From the get-go, the baffling 1996 murder of six-year-old JonBenét Ramsey seemed tailor-made for tabloid exploitation. It had all the right elements: a child beauty queen, brutally murdered in her upscale Boulder home on Christmas night; a histrionic stage mother and rich father, who promptly went on national television to proclaim their innocence; a suspect list that included Santa Claus.
Long before the term "fake news" found widespread currency, the Ramsey case was full of it: leaks designed to feed pro-Ramsey or anti-Ramsey spin, bogus confessions, exonerations and DNA evidence that meant a lot less than they appeared to, would-be indictments that were buried for more than a decade. But along with all the wild theories and dead ends, the case generated some genuine journalism and insights on our media-obsessed culture. Here are some of the most notable stories that Westword has run over the years dealing with Colorado's most infamous unsolved homicide.
1998: The Mom Squad. The Ramsey case coincided with the rise of an Internet subculture of amateur sleuths, compulsive archivists and true-crime chatterers, a phenomenon that Chris LaMorte explored in fascinating detail in this prescient account of Mrs. Brady's URLs, one of the pioneering websites devoted to all things JonBenét.
2000: Justice, Boulder Style. Steve Thomas, the lead investigator on the Ramsey case, abruptly resigned from the Boulder police force and wrote a book blasting John and Patsy Ramsey and District Attorney Alex Hunter — a book that triggered a lawsuit by the Ramseys. Juliet Wittman's profile of Thomas is must-read for anyone trying to understand how the police and prosecutors ended up at cross-purposes by the time the matter was turned over to a grand jury.
2006: Made for Each Other. The failure of the grand jury to issue an indictment in JonBenét's murder led many to conclude that the killer must have been an intruder, unknown to the family. That, in turn, led to several off-the-wall documentaries co-produced by University of Colorado journalism professor Michael Tracey, pointing the finger at various less-than-prime suspects. Eventually, Tracey played a critical role in reeling in John Mark Karr, a creepy false confessor who fit Tracey's notions of the kind of person who could have snuck into the Ramsey home and committed homicide on Christmas night. But the arrest of Karr soon turned into a fiasco, as police determined he wasn't in Colorado at the time and didn't match the mystery DNA found at the crime scene. And Tracey's own role in shaping Karr's confession, in the course of many e-mails and phone calls before his arrest, brought into tight focus the dangers of amateur detectives pursuing their own agendas in the case.
2008: DA Lacy Clears Ramseys; Skeptics Remain Skeptical.
Unabashed by the criticism of her office over the Karr Wreck, District Attorney Mary Lacy astonished many observers by issuing a remarkable letter of apology to the Ramsey family — in Patsy's case, a posthumous one. Declaring that the unknown male DNA found in the victim's underwear must belong to the killer, Lacy exonerated the parents shortly before leaving office. But her reasoning — given all the other unexplained DNA traces at the crime scene, much of which was likely from contamination or had other "innocent" explanations — raised more questions than ever.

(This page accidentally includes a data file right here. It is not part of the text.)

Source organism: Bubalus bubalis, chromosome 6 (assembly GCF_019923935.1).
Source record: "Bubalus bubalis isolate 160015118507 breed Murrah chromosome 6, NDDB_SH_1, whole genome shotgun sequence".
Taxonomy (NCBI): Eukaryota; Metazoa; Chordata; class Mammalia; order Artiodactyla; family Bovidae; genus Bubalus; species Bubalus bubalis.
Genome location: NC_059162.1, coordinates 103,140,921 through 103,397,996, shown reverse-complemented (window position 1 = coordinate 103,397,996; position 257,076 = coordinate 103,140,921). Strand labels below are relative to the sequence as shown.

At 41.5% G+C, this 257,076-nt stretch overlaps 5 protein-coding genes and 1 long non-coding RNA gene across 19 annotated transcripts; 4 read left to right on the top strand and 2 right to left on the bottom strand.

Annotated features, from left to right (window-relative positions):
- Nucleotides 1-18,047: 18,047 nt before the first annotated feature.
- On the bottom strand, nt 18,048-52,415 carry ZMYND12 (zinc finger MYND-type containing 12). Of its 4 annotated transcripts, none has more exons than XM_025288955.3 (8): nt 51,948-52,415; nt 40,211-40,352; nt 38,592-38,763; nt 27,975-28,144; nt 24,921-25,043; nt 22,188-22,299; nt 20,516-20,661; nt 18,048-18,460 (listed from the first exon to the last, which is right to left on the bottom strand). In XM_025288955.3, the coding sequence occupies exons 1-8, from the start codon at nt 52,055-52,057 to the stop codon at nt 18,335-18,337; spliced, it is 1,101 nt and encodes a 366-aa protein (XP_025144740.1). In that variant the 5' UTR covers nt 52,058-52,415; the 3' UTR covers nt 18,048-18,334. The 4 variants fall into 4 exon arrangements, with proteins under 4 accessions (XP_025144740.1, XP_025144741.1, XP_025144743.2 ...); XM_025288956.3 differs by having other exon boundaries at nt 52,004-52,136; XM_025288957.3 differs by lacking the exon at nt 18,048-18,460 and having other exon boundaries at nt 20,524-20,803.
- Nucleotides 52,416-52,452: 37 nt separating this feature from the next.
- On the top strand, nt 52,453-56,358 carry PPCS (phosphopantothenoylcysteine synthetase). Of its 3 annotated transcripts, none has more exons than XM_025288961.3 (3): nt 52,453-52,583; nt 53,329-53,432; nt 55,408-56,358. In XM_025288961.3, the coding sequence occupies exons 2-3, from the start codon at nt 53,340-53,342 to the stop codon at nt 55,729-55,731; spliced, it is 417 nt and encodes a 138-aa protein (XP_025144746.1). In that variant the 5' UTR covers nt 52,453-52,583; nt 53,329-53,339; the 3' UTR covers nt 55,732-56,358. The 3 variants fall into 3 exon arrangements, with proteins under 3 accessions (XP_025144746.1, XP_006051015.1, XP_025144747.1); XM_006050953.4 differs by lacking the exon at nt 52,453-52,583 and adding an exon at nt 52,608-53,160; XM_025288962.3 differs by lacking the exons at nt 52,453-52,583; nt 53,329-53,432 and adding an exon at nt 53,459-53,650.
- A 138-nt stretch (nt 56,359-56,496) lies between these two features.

2013: How an Indictment Became an Exoneration. Fourteen years after DA Hunter announced that no charges would be filed in the Ramsey case, Daily Camera stalwart Charlie Brennan reports that the grand jury had prepared indictments for John and Patsy Ramsey on child-abuse and accessory charges — but Hunter declined to sign them. The release of four pages of "true bills" by a Boulder judge prompts new scrutiny of the actions of Hunter and his successor, Lacy the Exonerator.
2014: The Coldest Case. After nearly two decades of declining press overtures, Fleet and Priscilla White give their first in-depth interviews to Westword regarding their once-close relationships with the Ramseys and how it all fell apart after JonBenét's death. "What happens is that evil comes in," Fleet told me. "If you don't have truth, all you have are lies, then what comes in is evil. And evil just does its thing. In the Ramsey case, it just did its thing, and it's eaten up so many people."
2016: More DNA Trouble. The twentieth anniversary of the murder becomes an occasion for a barrage of less-than-special TV specials, an excuse to offer a lot of archival footage and little new information. Burke Ramsey's appearance on Dr. Phil proves to be weird but unilluminating, while a CBS docuseries that theorizes Burke may have had some involvement in his sister's death leads to more promised litigation by Ramsey attorney Lin Wood, who shares his outrage with Westword's Michael Roberts. The big news in the case, though, comes from local journalists Brennan and Kevin Vaughan, who obtain outside lab reports and conclude that Lacy misrepresented the DNA evidence that she used to "clear" the Ramseys in 2008 — that the "unknown male" profile developed years ago is actually a composite of several sources. The revelation sets the stage for yet another round of DNA testing and an investigation that remains not only open, but riddled with gaping holes and half-buried secrets.
Twenty years after JonBenét was murdered on December 26, 1996, the case remains unsolved.
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